…set them free!
Roots, that is!
I’m no orchid expert; lover, yes, but no expert. I’m also an orchid philanthropist. I find every orchid worth saving, especially ones marked down to $5 at home improvement stores. I currently have as many orchid littles as I do boys. (Wanna guess which set of children will increase first? )
I was long overdue to repot my sweet orchids, and with a newly rescued orphan on board, I was ready to take the plunge.
The best time to repot an orchid is when it has just finished blooming. Orchids tend to like being a bit root-bound, but squishy, dead, totally bound up roots require some pruning:
Use sharp, clean shears to cut off any roots that are dried up, squishy, or rotting. Healthy roots are firm with green tips.
Most orchids come potted completely in sphagnum moss. Moisten the moss and roots, and gently remove old moss.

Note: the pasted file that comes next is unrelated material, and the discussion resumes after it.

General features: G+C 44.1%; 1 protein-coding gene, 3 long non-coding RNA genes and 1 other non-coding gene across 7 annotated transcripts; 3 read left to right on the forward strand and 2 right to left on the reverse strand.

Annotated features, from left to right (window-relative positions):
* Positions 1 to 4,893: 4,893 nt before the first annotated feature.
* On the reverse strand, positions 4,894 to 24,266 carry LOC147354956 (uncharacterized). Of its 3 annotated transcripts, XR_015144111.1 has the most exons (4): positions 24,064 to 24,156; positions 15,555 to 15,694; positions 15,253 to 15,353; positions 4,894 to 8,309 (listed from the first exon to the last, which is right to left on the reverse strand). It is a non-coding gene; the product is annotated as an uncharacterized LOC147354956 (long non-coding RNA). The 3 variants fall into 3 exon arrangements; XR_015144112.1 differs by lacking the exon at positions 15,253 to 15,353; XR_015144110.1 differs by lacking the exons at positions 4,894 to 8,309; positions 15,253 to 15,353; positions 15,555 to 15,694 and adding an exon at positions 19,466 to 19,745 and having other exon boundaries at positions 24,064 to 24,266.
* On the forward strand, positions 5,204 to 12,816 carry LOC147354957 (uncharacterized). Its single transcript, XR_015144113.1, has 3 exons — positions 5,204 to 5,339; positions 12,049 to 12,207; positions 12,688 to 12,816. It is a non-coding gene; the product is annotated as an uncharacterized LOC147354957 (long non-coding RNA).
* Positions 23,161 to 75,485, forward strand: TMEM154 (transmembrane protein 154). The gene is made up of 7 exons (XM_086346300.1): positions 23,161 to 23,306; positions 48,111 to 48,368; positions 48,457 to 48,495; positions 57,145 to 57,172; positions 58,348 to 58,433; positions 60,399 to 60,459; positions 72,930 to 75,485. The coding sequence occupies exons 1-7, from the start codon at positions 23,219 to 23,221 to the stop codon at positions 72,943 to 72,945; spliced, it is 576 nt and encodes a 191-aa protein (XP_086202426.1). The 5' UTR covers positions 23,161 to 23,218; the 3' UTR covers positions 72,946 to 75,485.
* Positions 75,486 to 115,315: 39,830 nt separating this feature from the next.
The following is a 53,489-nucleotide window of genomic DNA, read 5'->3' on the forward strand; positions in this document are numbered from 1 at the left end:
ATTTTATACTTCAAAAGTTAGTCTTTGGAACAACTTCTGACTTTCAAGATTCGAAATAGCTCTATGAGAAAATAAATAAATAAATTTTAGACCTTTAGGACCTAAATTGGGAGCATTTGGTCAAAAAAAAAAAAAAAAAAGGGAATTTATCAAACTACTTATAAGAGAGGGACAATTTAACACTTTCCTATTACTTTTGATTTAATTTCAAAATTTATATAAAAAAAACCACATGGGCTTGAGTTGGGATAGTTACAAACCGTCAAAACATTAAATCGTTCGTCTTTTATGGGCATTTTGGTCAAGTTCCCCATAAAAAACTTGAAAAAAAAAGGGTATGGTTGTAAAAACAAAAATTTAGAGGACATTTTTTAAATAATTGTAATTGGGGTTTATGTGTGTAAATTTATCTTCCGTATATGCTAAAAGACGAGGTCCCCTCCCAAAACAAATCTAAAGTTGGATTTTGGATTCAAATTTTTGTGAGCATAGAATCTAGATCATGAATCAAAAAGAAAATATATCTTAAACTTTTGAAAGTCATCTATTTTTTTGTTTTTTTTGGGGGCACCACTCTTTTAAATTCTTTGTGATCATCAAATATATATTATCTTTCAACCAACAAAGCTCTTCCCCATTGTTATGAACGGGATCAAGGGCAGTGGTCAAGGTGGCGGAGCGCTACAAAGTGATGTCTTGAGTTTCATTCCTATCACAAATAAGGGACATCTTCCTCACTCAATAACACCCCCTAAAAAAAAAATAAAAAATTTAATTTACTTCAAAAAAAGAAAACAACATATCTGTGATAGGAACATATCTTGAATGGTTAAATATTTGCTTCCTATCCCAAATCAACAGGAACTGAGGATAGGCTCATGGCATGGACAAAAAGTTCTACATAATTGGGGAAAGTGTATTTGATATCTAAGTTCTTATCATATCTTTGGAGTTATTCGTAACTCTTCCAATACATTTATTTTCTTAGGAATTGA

Purchase potting mix especially formulated for orchids or phalaeonopsis. Soak the mix in water before repotting.
Choose a pot with a drainage hole (or several). The pot should be only slightly larger than root ball after pruning.
Place some potting mix at the bottom of pot, and gently set roots in, and fill in with mix. Some roots can remain outside of the pot, but just make sure the orchid is firmly stable within the pot…
…even if you only have one root to work with.
Lastly, soak some sphagnum moss in water, squeeze out excess water, and arrange to cover potting mix in your pot…and you’re done!
Doesn’t it feel good to be so nurturing?